The music video for "Ray of Light" starts with the rising of the sun, until it progresses into a Koyaanisqatsi-esque section, featuring time-lapse images of daily life, from people riding a subway, ordering food, bowling, and children in a classroom to sped-up city-scapes and freeways at night. As the video goes on, night starts to fall, and high-speed images of Madonna dancing in a discothèque progress, until she is seen falling asleep on the dance floor.
On June 23, 1998, the music video of "Ray of Light" was released on VHS as a limited edition of 40,000 copies by Warner Music Vision. It had sold 7,281 copies of the following month after its release, becoming the best-selling video singles of the Nielsen SoundScan era. A few days after its release, Italian director Stefano Salvati accused Madonna's Warner Bros. Records imprint Maverick Records for plagiarizing the concept of a music video he directed for Biagio Antonacci's 1994 single "Non è Mai Stato Subito". According to Salvati, copies of his videos were submitted to Maverick before the "Ray of Light" video was shot and requested it to be pulled from distribution. Both videos featured the respective singers performing at regular speed against a backdrop of high-speed images. However, he did not sue the singer or her companies. The video received a total of eight MTV Video Music Awards nominations in 1998, eventually winning five; for Video of the Year, Best Female Video, Best Direction, Best Editing and Best Choreography, becoming her most-winning song at the show. Madonna said she was grateful for MTV's regonition of the music video. The video was ranked at number four on "The Top 100 Videos That Broke The Rules", issued by MTV on the channel's 25th anniversary in August 2006.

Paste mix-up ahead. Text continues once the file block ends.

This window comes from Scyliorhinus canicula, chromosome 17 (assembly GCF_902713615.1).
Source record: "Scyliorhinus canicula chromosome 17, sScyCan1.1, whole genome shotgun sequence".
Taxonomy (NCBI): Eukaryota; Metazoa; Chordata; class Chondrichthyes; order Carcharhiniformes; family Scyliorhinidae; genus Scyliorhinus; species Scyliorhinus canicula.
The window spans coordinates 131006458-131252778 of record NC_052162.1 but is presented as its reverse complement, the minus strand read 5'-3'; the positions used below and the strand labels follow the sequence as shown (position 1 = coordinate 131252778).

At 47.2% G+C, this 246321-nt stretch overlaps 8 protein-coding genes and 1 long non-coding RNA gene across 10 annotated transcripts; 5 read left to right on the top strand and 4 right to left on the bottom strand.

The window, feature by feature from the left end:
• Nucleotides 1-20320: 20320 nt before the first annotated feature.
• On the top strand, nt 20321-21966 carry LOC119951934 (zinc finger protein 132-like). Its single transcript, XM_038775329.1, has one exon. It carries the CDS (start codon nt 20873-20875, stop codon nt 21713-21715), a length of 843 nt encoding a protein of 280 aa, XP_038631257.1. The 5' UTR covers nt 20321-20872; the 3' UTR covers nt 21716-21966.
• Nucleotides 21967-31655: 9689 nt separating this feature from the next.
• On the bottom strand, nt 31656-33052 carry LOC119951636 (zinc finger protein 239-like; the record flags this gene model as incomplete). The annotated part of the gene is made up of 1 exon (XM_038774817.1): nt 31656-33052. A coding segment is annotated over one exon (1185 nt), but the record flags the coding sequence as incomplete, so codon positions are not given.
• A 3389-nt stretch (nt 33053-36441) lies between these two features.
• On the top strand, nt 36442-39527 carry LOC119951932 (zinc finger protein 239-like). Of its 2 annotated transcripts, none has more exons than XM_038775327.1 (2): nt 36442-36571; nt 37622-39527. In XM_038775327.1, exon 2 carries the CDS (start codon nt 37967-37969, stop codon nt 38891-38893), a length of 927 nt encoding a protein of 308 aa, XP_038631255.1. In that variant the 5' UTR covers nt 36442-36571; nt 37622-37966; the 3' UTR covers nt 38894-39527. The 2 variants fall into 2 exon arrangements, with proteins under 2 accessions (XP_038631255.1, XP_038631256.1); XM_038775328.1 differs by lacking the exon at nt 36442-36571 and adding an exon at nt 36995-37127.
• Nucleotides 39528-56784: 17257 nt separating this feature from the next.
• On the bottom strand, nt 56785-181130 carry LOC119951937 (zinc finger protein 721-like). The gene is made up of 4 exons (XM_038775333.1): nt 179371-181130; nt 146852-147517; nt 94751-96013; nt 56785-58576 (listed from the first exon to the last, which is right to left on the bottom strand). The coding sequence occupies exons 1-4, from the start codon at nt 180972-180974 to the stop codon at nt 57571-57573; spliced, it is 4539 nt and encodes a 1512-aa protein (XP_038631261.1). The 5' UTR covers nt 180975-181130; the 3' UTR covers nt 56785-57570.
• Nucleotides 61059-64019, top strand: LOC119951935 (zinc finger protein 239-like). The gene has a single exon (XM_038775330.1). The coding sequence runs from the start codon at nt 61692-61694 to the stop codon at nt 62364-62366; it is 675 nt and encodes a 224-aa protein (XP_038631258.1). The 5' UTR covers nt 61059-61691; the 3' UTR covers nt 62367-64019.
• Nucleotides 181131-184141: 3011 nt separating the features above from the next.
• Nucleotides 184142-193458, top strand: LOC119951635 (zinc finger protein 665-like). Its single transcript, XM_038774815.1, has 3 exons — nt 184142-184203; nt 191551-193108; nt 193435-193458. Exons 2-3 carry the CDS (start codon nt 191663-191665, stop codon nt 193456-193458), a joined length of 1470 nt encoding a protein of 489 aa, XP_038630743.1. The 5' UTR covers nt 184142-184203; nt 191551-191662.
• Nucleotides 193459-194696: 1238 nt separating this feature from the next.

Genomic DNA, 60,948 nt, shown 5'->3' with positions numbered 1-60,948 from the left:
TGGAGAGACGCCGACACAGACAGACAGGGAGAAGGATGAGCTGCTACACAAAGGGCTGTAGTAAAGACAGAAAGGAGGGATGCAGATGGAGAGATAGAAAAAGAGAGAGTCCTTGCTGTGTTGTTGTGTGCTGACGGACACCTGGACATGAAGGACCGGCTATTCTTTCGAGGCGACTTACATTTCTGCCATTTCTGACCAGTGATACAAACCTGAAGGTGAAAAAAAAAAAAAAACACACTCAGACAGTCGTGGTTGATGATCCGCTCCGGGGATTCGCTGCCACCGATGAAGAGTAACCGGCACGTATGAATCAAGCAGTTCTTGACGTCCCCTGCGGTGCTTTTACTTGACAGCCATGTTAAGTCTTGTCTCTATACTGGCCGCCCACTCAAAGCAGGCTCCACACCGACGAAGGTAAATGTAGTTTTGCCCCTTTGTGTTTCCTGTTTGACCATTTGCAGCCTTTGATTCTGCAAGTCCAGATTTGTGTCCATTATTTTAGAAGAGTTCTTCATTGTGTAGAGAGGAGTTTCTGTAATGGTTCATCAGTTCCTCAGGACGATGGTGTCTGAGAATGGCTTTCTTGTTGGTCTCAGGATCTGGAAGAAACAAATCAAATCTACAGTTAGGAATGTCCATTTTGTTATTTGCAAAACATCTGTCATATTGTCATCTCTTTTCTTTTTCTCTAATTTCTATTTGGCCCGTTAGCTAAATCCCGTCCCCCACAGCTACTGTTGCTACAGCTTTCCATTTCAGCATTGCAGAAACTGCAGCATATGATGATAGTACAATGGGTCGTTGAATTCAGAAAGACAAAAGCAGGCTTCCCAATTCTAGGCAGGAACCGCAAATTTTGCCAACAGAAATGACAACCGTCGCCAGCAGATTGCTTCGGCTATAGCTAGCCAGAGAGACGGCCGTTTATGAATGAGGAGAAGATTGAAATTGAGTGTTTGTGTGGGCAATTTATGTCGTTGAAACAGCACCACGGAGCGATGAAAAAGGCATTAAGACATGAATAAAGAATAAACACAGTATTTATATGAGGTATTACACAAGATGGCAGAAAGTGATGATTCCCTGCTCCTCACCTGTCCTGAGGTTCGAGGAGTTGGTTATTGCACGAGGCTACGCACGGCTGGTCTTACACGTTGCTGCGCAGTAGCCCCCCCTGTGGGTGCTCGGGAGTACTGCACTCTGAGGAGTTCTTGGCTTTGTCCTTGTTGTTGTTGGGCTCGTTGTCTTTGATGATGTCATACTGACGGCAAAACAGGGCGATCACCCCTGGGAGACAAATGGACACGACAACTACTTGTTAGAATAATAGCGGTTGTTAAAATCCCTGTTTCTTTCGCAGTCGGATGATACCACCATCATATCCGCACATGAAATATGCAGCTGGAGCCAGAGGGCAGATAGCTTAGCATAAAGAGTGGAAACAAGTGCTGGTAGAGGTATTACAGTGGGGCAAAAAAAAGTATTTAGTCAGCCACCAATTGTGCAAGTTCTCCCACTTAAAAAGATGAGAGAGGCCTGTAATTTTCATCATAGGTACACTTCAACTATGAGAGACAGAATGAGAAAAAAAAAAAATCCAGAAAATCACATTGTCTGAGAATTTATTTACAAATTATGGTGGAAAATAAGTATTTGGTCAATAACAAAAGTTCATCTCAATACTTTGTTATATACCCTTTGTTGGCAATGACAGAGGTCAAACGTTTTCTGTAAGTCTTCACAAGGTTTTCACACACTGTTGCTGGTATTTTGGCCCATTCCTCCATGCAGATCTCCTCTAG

"Ray of Light" has been featured in the set lists of three Madonna tours – 2001's Drowned World Tour, 2006's Confessions Tour and 2008–09's Sticky & Sweet Tour. In 1998 she premiered "Ray of Light" during her surprise concert at the Roxy NYC nightclub. She also appeared on The Oprah Winfrey Show in and performed "Ray of Light" and "Little Star". During the 1998 MTV Video Music Awards Madonna started performing "Shanti/Ashtangi", sporting black hair and wearing an Indian sari. Lenny Kravitz then appeared playing the guitar, which paved way to "Ray of Light". A religious group called the World Vaishnava Association claimed that Madonna offended Hindus with the performance by continuing to wear a Hindi mark on her head while performing the song. A spokesperson for the association stated that the mark is a symbol of chastity, harmony and purity, and is designed to show "dedication to God". The representative also said that because Madonna simulated a sexual act and wore a see-through tank top onstage while wearing the mark, she offended both Hindus and Yogis. A spokesperson for Madonna stated that the singer did not understand why the World Vaishnava Association was upset as she had not done anything insulting, and did not wish to insult anyone. However, the vice president of the World Vaishnava Association claimed that "the Hindu community and Eastern spiritual seekers the world over should be happy for Madonna personally in terms of her genuine interest in enlightened life, and grateful to her for her sincere efforts to attract others to the same".